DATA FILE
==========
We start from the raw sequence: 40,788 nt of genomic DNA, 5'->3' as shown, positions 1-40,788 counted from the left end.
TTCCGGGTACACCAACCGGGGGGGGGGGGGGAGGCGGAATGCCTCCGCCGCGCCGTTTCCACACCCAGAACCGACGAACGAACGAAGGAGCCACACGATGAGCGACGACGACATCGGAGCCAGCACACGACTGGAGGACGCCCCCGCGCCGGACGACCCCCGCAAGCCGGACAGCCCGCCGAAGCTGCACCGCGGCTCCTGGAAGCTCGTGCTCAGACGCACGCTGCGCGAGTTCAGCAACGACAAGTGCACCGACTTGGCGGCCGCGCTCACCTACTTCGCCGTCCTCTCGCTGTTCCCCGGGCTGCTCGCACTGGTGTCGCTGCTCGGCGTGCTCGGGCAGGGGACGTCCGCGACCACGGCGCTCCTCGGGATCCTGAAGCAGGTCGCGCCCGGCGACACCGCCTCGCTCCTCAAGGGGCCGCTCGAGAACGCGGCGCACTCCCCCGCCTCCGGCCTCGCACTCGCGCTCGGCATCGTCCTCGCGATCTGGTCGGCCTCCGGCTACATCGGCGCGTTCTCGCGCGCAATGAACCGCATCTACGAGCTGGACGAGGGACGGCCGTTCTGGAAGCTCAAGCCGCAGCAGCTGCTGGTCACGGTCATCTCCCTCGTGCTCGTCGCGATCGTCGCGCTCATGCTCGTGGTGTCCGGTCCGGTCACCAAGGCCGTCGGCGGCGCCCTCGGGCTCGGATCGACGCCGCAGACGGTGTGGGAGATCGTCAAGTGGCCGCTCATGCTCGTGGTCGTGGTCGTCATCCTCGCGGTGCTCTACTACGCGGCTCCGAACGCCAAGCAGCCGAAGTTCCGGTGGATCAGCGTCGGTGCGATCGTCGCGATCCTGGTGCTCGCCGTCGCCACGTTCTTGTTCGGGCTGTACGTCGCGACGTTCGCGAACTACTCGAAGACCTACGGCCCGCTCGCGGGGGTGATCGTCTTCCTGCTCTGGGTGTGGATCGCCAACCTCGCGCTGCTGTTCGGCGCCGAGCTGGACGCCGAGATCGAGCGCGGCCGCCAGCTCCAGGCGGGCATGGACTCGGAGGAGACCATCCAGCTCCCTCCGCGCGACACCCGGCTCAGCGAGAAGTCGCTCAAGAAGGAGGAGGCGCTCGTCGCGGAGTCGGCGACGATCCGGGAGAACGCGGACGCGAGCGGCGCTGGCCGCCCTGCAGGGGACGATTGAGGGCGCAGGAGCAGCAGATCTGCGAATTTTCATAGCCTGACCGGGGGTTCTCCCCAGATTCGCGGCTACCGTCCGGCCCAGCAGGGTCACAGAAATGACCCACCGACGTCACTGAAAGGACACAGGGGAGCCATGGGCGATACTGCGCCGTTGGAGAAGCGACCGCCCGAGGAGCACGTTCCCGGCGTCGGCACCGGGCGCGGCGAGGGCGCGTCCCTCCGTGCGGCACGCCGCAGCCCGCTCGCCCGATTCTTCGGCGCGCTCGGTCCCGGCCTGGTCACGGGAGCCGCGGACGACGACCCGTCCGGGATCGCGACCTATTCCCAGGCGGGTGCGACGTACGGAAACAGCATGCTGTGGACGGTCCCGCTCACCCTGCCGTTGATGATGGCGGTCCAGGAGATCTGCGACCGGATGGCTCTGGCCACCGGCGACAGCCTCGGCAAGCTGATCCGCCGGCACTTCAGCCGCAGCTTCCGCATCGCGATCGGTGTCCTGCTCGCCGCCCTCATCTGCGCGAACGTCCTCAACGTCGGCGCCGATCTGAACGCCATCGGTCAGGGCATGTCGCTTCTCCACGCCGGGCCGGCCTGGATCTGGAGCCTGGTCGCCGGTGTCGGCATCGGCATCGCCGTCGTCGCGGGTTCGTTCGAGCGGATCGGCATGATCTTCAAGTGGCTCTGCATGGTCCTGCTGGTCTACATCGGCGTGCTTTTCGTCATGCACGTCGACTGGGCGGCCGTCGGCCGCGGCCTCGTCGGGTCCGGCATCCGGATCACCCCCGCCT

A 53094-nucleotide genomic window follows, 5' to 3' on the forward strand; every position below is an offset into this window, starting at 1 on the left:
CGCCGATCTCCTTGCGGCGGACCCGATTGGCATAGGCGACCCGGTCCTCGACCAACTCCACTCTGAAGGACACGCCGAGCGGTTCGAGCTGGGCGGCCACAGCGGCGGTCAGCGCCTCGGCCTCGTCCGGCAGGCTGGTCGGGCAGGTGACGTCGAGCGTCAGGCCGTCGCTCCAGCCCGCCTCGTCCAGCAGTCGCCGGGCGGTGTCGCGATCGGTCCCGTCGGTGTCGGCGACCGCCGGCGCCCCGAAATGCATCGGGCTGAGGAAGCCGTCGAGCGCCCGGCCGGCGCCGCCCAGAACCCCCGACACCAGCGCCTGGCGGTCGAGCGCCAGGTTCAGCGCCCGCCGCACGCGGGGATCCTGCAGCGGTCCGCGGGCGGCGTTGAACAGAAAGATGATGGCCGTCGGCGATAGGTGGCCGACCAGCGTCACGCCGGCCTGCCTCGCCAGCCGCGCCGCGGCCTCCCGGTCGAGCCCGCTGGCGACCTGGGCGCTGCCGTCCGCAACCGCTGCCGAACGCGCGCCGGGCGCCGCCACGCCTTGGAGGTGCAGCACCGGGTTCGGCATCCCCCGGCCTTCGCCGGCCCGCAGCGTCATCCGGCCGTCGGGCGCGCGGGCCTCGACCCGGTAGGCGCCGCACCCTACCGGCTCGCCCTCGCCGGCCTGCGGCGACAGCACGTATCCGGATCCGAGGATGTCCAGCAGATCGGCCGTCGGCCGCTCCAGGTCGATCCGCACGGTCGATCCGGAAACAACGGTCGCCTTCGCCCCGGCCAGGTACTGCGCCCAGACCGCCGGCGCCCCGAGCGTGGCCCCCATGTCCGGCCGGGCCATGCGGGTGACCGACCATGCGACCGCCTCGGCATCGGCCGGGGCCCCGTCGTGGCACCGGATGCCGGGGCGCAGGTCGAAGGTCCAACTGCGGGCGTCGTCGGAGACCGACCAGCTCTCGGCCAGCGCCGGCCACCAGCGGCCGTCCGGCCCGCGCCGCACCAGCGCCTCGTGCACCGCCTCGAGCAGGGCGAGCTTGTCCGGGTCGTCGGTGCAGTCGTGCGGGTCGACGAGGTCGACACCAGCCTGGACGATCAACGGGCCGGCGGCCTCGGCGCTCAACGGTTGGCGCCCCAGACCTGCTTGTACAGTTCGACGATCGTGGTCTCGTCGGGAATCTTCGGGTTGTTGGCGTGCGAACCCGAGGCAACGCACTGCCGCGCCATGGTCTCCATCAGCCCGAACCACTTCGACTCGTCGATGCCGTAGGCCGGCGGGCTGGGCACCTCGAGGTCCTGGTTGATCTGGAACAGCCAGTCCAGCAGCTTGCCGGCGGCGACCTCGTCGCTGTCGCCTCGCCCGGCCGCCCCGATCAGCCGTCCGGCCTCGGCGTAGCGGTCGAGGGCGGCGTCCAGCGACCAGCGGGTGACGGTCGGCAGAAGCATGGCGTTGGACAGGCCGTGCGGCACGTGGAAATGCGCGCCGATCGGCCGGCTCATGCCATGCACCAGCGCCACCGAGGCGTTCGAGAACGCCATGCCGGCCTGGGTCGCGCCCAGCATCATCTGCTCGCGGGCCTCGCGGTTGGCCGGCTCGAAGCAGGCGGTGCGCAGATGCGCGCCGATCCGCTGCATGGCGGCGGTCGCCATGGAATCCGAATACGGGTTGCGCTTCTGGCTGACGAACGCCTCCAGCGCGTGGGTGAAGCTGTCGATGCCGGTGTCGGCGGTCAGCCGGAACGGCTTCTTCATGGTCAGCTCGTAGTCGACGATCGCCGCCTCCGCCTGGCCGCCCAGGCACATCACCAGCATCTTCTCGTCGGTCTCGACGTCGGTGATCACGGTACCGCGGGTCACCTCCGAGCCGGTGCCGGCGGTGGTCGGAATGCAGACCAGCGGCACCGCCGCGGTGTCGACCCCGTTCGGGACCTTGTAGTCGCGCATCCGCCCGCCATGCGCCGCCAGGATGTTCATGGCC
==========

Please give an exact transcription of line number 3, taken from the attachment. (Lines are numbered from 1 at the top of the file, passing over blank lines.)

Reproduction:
A 53094-nucleotide genomic window follows, 5' to 3' on the forward strand; every position below is an offset into this window, starting at 1 on the left: